A mere 50 miles from Manhattan is Burying Hill Beach, a surprisingly beautiful 2.4-acre park in the seaside town of Westport Connecticut, an affluent New England suburb in southern Connecticut.
What makes Connecticut’s coastline unique is the Long Island sound, a tidal estuary of the Atlantic Ocean that separates the south shore of Long Island and the coast of Connecticut. The water is brackish, which means it contains a mixture of salt and fresh water. While the water is considerably more salty than a fresh water lake, the current can be just as still. Once you get 10 to 15 feet past the coastline during high tide, the water gets deep and the rocks disappear.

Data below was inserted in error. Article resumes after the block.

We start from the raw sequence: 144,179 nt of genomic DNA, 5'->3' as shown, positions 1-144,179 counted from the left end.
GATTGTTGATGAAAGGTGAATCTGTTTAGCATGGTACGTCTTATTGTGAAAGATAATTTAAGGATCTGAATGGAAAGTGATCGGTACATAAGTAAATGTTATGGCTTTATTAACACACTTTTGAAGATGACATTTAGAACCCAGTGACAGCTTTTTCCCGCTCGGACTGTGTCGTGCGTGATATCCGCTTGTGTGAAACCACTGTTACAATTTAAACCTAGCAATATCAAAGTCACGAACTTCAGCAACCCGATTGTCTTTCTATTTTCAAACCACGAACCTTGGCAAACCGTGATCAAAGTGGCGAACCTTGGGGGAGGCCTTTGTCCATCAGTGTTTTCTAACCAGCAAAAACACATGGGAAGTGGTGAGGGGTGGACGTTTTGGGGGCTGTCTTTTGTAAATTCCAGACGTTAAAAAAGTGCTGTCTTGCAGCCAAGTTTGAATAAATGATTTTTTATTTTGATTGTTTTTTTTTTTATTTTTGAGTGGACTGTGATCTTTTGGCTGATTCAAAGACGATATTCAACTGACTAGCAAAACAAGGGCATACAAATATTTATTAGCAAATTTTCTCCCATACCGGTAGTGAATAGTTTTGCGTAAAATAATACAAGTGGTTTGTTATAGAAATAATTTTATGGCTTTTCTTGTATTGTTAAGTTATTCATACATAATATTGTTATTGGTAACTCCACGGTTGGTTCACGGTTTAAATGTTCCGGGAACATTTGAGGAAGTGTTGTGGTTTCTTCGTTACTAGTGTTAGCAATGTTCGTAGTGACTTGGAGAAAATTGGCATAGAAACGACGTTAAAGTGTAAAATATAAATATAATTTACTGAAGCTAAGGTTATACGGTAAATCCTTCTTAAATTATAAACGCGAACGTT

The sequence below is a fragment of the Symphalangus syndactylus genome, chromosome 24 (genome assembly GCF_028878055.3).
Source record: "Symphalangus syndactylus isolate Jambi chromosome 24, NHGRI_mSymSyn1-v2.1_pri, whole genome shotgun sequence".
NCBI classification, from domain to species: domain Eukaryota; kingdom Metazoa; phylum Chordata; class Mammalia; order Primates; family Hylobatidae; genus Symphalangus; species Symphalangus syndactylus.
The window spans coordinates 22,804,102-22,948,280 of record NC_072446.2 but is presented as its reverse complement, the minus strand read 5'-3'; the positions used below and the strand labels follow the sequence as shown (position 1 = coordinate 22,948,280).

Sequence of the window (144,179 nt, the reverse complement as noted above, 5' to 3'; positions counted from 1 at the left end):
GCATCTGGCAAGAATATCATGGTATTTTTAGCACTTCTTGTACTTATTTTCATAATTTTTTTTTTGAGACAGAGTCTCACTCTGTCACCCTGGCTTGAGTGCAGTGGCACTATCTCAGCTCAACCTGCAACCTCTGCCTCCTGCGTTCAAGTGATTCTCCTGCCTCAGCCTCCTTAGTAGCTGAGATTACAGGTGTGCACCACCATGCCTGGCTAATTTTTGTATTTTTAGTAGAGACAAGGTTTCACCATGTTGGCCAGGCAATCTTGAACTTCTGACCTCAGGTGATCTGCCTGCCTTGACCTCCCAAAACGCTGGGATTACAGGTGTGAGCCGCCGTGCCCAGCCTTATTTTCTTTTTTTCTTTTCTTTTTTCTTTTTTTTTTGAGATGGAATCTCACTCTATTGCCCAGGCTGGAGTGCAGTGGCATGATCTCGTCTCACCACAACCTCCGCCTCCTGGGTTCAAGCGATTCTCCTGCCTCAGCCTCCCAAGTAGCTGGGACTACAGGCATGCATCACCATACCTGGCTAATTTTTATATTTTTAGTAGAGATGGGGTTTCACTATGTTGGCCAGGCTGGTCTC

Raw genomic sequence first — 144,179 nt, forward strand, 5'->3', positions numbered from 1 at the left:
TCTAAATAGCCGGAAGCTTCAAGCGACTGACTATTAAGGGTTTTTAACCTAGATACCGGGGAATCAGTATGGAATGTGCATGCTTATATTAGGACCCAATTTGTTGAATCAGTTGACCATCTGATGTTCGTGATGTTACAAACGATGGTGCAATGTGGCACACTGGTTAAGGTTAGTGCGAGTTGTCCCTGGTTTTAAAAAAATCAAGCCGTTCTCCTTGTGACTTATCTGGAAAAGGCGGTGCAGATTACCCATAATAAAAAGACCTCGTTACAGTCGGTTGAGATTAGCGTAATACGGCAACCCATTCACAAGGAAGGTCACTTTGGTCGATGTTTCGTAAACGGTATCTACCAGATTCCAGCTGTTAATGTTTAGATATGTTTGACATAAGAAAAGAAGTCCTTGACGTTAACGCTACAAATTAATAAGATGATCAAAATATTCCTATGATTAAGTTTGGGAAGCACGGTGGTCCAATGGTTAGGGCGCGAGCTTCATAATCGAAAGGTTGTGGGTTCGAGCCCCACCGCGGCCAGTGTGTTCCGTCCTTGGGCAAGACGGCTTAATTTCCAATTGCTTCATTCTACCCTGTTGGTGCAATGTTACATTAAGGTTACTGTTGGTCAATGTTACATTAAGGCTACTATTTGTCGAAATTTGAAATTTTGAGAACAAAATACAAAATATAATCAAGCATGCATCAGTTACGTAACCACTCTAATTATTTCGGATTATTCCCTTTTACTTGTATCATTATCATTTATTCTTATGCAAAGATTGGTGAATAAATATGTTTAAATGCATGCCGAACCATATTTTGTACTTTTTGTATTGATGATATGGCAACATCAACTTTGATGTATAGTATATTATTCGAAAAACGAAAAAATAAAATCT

Sunsets are remarkable from the Connecticut shores. The calm, reflective water acts a mirror for the colorful and complex northeastern skies, at times making it easy to forget that you’re in Connecticut.
Considering that it can sometimes take up to 2 hours to get to Rockaway Beach from Manhattan on a busy weekend, Connecticut is a great alternative to the more popular sandy destinations close to the city and for residents of the greater Connecticut area. From New York, take Metro North from Grand Central in Manhattan and walk 5 minutes from the Greens Farms stop in Westport to avoid paying day use fees.